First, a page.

The ElderWatch Helpline has been fielding lots of calls about the "Say Yes" scam. Many news reports have warned that a scammer will call and ask a question to get the victim to say "Yes." Then, reportedly, the scammer records that "Yes" to use it to authorize unwanted charges to a phone bill, utility bill or a credit card.
While many people report that they are getting calls like these followed by a hang up, we have yet to encounter any person who has lost money as a result of this scam call. If you got a call like this and answered "Yes," don't panic. Here are some tips about dealing with this possible scam:
What you should know:
- The caller will ask a question that will elicit a "Yes" response, such as "Can you hear me?" or "Is this the head of the household?" Once you say "Yes," the scammer will hang up.
- Reportedly, the scammer can use this recorded "Yes" to "prove" you approved a charge to a bill or credit card.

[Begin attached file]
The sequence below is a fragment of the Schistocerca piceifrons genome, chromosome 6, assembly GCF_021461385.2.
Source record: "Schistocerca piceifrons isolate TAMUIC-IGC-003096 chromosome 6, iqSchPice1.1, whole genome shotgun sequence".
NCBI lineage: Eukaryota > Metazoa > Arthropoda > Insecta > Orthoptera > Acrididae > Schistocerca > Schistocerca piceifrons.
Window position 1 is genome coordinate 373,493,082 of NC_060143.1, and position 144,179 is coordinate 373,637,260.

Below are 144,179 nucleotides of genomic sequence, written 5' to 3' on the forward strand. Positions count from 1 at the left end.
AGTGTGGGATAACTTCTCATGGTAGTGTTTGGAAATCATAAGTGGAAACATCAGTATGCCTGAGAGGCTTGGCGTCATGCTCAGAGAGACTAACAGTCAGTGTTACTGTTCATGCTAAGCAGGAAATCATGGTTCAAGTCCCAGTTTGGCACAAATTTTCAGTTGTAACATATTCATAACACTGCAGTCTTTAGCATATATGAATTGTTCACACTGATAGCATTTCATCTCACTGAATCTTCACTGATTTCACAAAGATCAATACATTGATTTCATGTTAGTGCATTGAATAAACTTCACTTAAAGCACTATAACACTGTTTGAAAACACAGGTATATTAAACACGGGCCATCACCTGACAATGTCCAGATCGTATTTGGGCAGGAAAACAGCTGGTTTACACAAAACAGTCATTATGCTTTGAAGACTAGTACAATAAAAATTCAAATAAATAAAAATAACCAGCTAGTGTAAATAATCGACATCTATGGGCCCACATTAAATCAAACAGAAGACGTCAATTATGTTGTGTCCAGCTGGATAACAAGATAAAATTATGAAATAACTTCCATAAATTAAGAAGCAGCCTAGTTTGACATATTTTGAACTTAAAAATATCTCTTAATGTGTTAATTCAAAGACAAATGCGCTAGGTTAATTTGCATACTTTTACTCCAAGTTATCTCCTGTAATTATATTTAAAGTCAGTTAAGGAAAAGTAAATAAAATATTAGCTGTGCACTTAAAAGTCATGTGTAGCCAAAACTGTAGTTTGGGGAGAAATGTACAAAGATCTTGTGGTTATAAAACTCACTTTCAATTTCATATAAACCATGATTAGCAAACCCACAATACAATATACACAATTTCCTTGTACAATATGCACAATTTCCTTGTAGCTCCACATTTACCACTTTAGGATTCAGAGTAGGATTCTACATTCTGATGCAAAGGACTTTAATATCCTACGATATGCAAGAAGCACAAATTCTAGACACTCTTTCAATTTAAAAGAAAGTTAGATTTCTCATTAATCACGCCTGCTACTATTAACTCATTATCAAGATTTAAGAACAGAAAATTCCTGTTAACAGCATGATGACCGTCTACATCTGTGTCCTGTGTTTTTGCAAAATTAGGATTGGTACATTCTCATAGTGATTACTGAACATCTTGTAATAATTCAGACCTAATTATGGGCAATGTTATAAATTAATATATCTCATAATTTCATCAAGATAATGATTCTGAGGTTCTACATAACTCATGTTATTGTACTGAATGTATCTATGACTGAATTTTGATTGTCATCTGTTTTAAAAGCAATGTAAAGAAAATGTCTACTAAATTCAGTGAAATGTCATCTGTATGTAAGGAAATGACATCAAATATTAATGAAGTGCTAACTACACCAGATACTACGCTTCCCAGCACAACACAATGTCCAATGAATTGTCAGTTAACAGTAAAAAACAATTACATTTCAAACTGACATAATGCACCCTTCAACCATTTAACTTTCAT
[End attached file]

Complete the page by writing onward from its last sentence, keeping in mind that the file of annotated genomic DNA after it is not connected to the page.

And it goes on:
What you should do:
- Avoid answering calls from unfamiliar numbers.
- Always closely review your bills and credit card statement for unauthorized charges.
- If you discover an unauthorized charge, call the biller immediately to dispute it.
If you receive what you believe is a scam call, hang up immediately. If you have any questions or concerns don't hesitate to contact AARP Foundation Elder Watch volunteers who can help educate you about the potential scam.
For more information, contact and Elder Watch volunteer at 800-222-4444, or visit www.aarpelderwatch.org